Prep Sports

Youth athletes need good, engaged coaches now more than ever

Justis column: As restrictions loosen, contact is important

As restriction ease, more youth athletes will be out in the fields. Good coaching will be needed now more than ever. (Th
As restriction ease, more youth athletes will be out in the fields. Good coaching will be needed now more than ever. (The Gazette)

The shelter-in-place and shutdowns continue and sports, for the time being, remain sidelined, at least for another week.

Our kids, no matter what age, are tired of being apart from friends and teammates. What can coaches do to help kids stay physically and emotionally healthy?

The Aspen Institute’s Project Play recently hosted its third webinar aimed at assisting coaches in this endeavor. Coaches must adjust with new communication techniques, team bonding and coaching plans. It’s also important not to rush players back into a rigorous schedule once practices and games return.

Participating in the webinar were Dr. Andrew Pearle, Hospital for Special Surgery Chief of Sports Medicine and associate team physician for the New York Mets. He spoke on safe physical activity and injury prevention. Shaina Ross, U.S. Soccer Foundation Program Director, spoke on emotional safety and team bonding.

Pearle offered the following tips:

— During shelter-in-place. “We suggest coaches promote low-risk activities (at home) ... leverage technology. Use Skype and Zoom for virtual training sessions. Kids should still try to do 60 minutes of physical activity per day ... emphasize movement quality, not just quantity. Injuries can be prevented by moving with the proper technique.”

— When social distancing restrictions ease. “As the restrictions are eased, it’s the coaches that are going to have to take the responsibility and promote hand-washing ... ensure kids use face coverings and masks when possible ... coaches are going to have to change the way they structure practices by incorporating activities that allow players to be at a safe distance from others during physical activity and perhaps have practices plans that limit group sizes, such as staggering sessions.”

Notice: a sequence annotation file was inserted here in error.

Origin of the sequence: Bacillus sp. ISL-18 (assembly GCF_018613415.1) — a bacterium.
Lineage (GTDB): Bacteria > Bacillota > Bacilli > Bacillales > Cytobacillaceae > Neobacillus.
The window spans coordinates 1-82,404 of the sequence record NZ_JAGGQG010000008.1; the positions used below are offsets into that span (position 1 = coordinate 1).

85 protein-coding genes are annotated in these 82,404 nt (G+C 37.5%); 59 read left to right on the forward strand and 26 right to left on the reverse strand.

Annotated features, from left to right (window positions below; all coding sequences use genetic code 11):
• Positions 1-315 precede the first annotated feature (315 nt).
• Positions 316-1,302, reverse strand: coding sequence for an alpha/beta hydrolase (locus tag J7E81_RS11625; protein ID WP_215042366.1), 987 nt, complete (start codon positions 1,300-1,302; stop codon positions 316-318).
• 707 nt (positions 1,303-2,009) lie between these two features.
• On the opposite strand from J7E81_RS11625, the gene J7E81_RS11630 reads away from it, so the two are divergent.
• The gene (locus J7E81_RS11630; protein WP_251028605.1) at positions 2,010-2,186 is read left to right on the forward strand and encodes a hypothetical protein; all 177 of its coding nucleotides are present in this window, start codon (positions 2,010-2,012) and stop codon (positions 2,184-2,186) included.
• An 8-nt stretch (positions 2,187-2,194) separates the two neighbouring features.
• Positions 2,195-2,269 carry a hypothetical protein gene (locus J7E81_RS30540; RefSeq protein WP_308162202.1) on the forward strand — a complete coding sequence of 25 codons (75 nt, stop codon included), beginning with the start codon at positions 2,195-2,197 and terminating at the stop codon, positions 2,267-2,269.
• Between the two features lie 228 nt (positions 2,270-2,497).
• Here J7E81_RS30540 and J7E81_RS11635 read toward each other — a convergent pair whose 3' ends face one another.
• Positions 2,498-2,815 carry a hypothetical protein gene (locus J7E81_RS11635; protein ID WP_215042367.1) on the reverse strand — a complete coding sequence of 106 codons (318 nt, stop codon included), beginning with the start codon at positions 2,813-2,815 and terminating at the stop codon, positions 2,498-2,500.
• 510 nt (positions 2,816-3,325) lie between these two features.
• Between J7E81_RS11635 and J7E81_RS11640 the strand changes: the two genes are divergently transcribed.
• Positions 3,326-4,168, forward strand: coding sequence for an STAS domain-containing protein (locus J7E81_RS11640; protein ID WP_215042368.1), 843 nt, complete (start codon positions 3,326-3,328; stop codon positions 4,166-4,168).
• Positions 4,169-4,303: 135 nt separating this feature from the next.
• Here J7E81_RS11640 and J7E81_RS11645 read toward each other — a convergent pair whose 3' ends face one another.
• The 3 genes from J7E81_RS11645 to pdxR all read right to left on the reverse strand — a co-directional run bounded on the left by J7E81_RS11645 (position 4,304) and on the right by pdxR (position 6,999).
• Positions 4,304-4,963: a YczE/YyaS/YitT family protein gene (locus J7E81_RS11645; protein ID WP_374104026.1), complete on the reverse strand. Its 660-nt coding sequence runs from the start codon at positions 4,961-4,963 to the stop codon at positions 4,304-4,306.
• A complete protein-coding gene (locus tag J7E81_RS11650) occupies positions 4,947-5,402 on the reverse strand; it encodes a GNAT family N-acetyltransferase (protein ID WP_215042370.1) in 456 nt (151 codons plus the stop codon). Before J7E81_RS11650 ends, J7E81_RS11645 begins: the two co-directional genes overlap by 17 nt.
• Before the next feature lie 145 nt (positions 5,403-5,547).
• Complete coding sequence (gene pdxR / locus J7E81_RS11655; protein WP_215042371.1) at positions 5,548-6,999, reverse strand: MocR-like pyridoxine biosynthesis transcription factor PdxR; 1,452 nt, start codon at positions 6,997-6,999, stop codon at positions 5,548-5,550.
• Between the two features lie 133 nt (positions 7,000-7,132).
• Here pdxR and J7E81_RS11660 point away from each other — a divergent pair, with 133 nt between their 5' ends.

— Return of high-risk organized team sports. “... make sure coaches respect a gradual return to competitive activity, especially if there are condensed preseasons ... (don’t) rush deconditioned athletes back into competition ... We encourage during the ramp-up to increase activity by about 10 percent each week.”

Ross’ tips included:

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— Be honest with kids and yourself. “Don’t pretend everything is perfect. Have an honest conversation with your athletes ... process your own emotions and practice self-care.”

— Recognize different experiences for different kids. “Access to things like food and the internet can’t be ignored if we expect to connect with players, so you need to be flexible. Meet your players where you are by asking questions of what they need.”

— New team bonding rituals. “... reframe how we think about youth sports. Team bonding through high-fives and huddles will need to change. Properly cleaning equipment and avoiding sharing snacks will be critical (and water bottles). Making sure your drills are small-sides and avoiding physical contact between players is going to be key ... create team boundaries around safety and then work with parents and caretakers to reinforce these new norms.”

— How to talk with athletes. “... make sure all of your questions are open ended. Be patient ... make sure that you’re observing not just what they say out of their mouths, but how they physically look.”

An eighth-grade soccer player said “it’s been pretty hard practicing without teammates.

“With teammates, you get motivation and they help you train harder ... The best way (coaches) can help is keep giving updates and assignments. Stay connected. Keep the team together.”

Connection is key. I’ve told my 12-year-old grandson to reach out to school friends and teammates, not just while playing Fortnite, but by phone or computer. Engage with them one-on-one to see how each are doing. Hopefully, they won’t feel so alone and disconnected. Also, to have conversations with friends and parents about what their short-term and long-term goals look like while quarantined and once society returns to somewhat normalcy.

This gives him a target to look forward to.

“... how do I develop a routine for myself?” a soccer coached asked. “(I’ve told my players) if you dedicate these hours to school, these hours to (sport) and homework, these hours to playing with friends and Fortnite, you’ll find that the days don’t drag on as much and you create some flow day to day. You’ll find yourself happier ... If coaches are staying engaged, it’s going to keep the players excited to return.”

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Nancy Justis is a former competitive swimmer and college sports information director. She is a partner with Outlier Creative Communications. Let her know what you think at njustis@cfu.net

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